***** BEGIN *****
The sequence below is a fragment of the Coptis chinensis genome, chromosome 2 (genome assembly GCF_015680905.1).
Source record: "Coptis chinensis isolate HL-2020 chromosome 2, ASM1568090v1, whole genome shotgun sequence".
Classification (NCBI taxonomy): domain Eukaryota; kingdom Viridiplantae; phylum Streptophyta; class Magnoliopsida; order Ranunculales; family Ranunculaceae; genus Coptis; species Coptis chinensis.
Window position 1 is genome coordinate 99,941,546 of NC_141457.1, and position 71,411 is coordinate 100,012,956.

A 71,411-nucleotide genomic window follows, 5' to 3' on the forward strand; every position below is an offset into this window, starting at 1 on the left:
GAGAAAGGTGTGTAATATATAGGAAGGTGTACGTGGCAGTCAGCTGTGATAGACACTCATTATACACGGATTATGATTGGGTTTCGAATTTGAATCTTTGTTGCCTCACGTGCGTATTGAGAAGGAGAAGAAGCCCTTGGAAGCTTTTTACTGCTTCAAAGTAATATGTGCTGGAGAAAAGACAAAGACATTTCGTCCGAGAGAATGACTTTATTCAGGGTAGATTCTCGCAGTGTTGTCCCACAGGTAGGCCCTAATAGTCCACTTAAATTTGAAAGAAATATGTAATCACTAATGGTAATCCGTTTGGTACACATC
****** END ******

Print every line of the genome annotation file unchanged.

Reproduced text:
The sequence below is a fragment of the Coptis chinensis genome, chromosome 2 (genome assembly GCF_015680905.1).
Source record: "Coptis chinensis isolate HL-2020 chromosome 2, ASM1568090v1, whole genome shotgun sequence".
Classification (NCBI taxonomy): domain Eukaryota; kingdom Viridiplantae; phylum Streptophyta; class Magnoliopsida; order Ranunculales; family Ranunculaceae; genus Coptis; species Coptis chinensis.
Window position 1 is genome coordinate 99,941,546 of NC_141457.1, and position 71,411 is coordinate 100,012,956.

A 71,411-nucleotide genomic window follows, 5' to 3' on the forward strand; every position below is an offset into this window, starting at 1 on the left:
GAGAAAGGTGTGTAATATATAGGAAGGTGTACGTGGCAGTCAGCTGTGATAGACACTCATTATACACGGATTATGATTGGGTTTCGAATTTGAATCTTTGTTGCCTCACGTGCGTATTGAGAAGGAGAAGAAGCCCTTGGAAGCTTTTTACTGCTTCAAAGTAATATGTGCTGGAGAAAAGACAAAGACATTTCGTCCGAGAGAATGACTTTATTCAGGGTAGATTCTCGCAGTGTTGTCCCACAGGTAGGCCCTAATAGTCCACTTAAATTTGAAAGAAATATGTAATCACTAATGGTAATCCGTTTGGTACACATC